curl -X POST \
    https://xxx.okta-emea.com/oauth2/default/v1/token \
    -H 'Authorization: Basic MG9hMmQzN.........Q==' \
    -H 'Cache-Control: no-cache' \
    -H 'Content-Type: application/x-www-form-urlencoded' \
    -d 'username=username&password=Password1&grant_type=password&scope=openid'

     

  • In response you should receive token in the following format
    {
    "access_token": "eyJraW.....BvXdkU2Gg",
    "token_type": "Bearer",
    "expires_in": 3600,
    "scope": "openid",
    "id_token": "eyJr....yg"
    }

 

Obtain a public key from Okta

At this point of time you have fully working Okta openID app and can obtain tokens. Our next task is to obtain public key which will allow us in later stage to verify token signature.

There are many ways to obtain the key – and each of them can either take more time or involves you providing more information. My idea was simple – automate it as much as possible… therefore I came up with go-jwk-pem (available in github ) . It is a simple CLI tool which takes either token or Okta server URL and retrieves public key which have been used to sign the JWT.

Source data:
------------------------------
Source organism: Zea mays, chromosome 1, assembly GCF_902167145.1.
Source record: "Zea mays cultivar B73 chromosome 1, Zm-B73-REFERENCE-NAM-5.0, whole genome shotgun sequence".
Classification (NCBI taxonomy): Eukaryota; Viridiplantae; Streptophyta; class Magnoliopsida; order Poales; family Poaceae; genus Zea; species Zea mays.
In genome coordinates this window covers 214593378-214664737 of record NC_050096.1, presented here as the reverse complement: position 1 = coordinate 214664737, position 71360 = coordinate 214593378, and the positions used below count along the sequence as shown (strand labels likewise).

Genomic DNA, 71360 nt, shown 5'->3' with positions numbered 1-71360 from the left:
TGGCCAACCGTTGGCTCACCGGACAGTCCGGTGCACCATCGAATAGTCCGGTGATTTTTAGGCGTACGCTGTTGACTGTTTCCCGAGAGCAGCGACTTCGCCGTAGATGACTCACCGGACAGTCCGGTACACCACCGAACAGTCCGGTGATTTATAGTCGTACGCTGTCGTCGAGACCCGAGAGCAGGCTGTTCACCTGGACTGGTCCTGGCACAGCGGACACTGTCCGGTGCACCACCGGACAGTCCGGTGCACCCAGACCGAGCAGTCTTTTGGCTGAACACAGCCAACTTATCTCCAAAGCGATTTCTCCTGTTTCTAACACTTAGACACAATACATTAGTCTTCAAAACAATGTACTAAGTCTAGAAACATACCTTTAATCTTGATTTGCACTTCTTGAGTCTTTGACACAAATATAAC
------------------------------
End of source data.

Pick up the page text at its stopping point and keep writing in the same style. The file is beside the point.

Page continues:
In this instance I will just use token from previous step

go-jwk-pem from-token --token eyJraW.....BvXdkU2Gg | /usr/bin/env ruby -e 'p ARGF.read'

Result of this command is single line public key , which is last piece of our puzzle which we need to make our solution working.

"-----BEGIN RSA PUBLIC KEY-----\nMIIBIjA........A4\nzTsuZ+eQLfhNbuA.....wWtcDsd+vMUlS7iJow\n2QIDAQAB\n-----END RSA PUBLIC KEY-----\n\n"

 

Creating AWS stack using Serverless

The time has come when we begin real fun πŸ™‚ Let’s begin by cloning the solution from Github

One thats done we need to modify value in serverless.env.yml

dev:
  OKTA_PUBLIC_KEY: <PASTE-YOUR-PEM-HERE>

Since this functions are written in go we need to build them before deploying

> [SHELL]  RafPe $ make build
env GOOS=linux go build -ldflags="-s -w" -o bin/func1 func1/main.go
env GOOS=linux go build -ldflags="-s -w" -o bin/auth auth/main.go

And now let’s deploy by using one of profile for AWS ( from credentials file ) running simple command

> [SHELL]  RafPe $ sls deploy -s dev --aws-profile myAwsProfile --verbose

Output shows us details about our functions deployes ( this is minimal blueprint so your output can have more )